Conversations are the lifeblood of our existence.
Imagine a life, where we couldn’t speak with anyone else, ever. What a shrivelled existence it would be! Conversations are more than just a way to communicate. It’s a way to live our lives, a way to live better. We are able to survive and thrive because we can connect with others through our words. No one can grow in isolation.
But given that conversation is so fundamental to our being, it is illogical that we don’t make more conscious efforts to train our
As per her, here are 10 things we can and probably should do to have better, more meaningful conversations:
- “Don’t multitask. I mean, be present. Be in that moment. Don’t think about your argument you had with your boss. Don’t think about what you’re going to have for dinner. If you want to get out of the conversation, get out of the conversation, but don’t be half in it and half out of it.”
- “Don’t pontificate. If you want to state your opinion without any opportunity for response or argument or pushback or growth, write a blog.” –For others like me who like to live in a restricted universe of regularly-used, comfortable words, I have done the homework for you! Pontificate means to – “express one’s opinions in a pompous and dogmatic way.”
- “Use open-ended questions. Let them describe it. They’re the ones that know. Try asking them things like, “What was that like?” “How did that feel?” Because then they might have to stop for a moment and think about it, and you’re going to get a much more interesting response.”
- “Go with the flow. That means thoughts will come into your mind and you need to let them go out of your mind. We’ve heard interviews often in which a guest is talking for several minutes and then the host comes back in and asks a question which seems like it comes out of nowhere, or it’s already been answered. That means the host probably stopped listening two minutes ago because he thought of this really clever question, and he was just bound and determined to say that. And we do the exact same thing. We’re sitting there having a conversation with someone, and then we remember that time that we met Hugh Jackman in a coffee shop.”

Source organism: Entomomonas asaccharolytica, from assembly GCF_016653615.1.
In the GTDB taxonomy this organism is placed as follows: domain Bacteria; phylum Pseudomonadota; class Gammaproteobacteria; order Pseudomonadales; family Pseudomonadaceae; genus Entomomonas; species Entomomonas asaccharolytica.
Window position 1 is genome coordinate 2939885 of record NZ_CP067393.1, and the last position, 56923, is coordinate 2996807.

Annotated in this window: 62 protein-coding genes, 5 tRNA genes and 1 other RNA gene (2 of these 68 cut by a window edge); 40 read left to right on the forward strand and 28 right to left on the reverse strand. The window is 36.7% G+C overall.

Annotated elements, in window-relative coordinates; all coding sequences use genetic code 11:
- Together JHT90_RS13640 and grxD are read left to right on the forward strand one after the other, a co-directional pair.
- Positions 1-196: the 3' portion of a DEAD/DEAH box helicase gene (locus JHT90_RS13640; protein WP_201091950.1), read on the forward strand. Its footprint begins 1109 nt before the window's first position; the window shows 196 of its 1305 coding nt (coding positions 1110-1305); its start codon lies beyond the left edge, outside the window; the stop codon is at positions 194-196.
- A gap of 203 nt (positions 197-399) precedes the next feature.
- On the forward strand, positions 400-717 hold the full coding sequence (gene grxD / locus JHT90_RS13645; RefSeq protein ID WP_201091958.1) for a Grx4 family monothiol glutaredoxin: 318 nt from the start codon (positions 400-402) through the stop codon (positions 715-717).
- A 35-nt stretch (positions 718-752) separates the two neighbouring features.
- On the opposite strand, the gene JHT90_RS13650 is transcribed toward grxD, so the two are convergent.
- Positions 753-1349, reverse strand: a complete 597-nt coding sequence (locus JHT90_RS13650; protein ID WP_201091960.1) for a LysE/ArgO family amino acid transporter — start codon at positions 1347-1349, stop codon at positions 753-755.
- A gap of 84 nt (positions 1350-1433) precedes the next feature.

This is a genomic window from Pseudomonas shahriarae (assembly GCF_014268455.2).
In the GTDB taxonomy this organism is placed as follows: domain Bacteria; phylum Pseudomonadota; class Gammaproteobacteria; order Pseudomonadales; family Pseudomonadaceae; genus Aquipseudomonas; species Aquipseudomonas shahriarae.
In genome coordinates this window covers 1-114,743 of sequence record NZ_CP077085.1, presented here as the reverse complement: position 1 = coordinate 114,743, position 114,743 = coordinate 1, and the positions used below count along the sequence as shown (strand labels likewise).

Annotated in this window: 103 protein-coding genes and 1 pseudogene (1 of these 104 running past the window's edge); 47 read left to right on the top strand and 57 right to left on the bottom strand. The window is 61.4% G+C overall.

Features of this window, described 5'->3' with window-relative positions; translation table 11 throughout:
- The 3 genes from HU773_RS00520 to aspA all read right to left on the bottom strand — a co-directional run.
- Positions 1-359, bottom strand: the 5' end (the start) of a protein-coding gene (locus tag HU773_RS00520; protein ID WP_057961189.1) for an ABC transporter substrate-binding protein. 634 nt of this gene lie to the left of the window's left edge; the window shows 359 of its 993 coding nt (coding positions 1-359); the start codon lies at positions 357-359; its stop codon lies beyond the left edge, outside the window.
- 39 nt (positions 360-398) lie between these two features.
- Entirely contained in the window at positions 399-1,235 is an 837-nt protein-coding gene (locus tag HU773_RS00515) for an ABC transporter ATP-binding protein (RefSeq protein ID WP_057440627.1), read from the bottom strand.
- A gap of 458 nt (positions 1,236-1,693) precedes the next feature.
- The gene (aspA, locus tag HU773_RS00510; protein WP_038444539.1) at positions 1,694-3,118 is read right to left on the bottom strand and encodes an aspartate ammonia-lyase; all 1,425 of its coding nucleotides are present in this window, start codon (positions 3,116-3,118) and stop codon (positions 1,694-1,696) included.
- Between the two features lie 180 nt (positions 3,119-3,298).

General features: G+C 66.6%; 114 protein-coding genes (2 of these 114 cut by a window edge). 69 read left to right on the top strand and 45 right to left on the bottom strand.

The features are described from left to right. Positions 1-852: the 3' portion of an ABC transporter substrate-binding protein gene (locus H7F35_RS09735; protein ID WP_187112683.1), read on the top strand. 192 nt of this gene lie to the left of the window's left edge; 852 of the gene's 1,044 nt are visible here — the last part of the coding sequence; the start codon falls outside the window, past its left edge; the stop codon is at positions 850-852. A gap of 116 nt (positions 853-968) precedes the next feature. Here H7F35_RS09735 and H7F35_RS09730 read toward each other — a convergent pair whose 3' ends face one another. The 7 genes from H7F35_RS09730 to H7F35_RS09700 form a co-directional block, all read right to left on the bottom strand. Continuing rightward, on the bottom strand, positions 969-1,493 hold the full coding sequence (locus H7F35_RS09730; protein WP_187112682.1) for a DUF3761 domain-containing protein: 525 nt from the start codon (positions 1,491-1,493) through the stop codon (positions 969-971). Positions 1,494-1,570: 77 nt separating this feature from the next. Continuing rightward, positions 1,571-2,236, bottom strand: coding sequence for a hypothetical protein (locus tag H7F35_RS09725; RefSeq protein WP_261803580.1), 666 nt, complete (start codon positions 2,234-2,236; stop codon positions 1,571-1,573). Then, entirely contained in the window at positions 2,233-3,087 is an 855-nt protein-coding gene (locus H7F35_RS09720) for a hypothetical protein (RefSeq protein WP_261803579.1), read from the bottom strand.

- “If you don’t know, say that you don’t know. Err on the side of caution.”
- “Don’t equate your experience with theirs. If they’re talking about having lost a family member, don’t start talking about the time you lost a family member. If they’re talking about the trouble they’re having at work, don’t tell them about how much you hate your job. It’s not the same. It is never the same. All experiences are individual. And, more importantly, it is not about you. You don’t need to take that moment to prove how amazing you are or how much you’ve suffered. Somebody asked Stephen Hawking once what his IQ was, and he said, “I have no idea. People who brag about their IQs are losers.
“”– Just a personal thought here. I completely agree with Celeste that it’s not about us. But sometimes, when we share our experiences and struggles, it paves the way for the other person to also open up. Of course, there’s a place and time for everything and I may have a different context in mind, but sometimes sharing your own related struggles may help create comfort and ease on both ends.
- “Try not to repeat yourself. It’s condescending, and it’s really boring, and we tend to do it a lot. Especially in work conversations or in conversations with our kids, we have a point to make, so we just keep rephrasing it over and over. Don’t do that.”
- “Stay out of the weeds. Frankly, people don’t care about the years, the names, the dates, all those details that you’re struggling to come up with in your mind. They don’t care. What they care about is you. They care about what you’re like, what you have in common. So forget the details. Leave them out.”
- “Listen. I cannot tell you how many really important people have said that listening is perhaps the most, the number one most important skill that you could develop. Buddha said, and I’m paraphrasing, “If your mouth is open, you’re not learning.” And Calvin Coolidge said, “No man ever
listenedhis way out of a job. “”
- “Be brief.“
Conversations make up our lives. And it’s important to make efforts to polish our
You can also visit https://www.celesteheadlee.com/
I really enjoyed reading her work, especially this one.
Keep sharing your thoughts!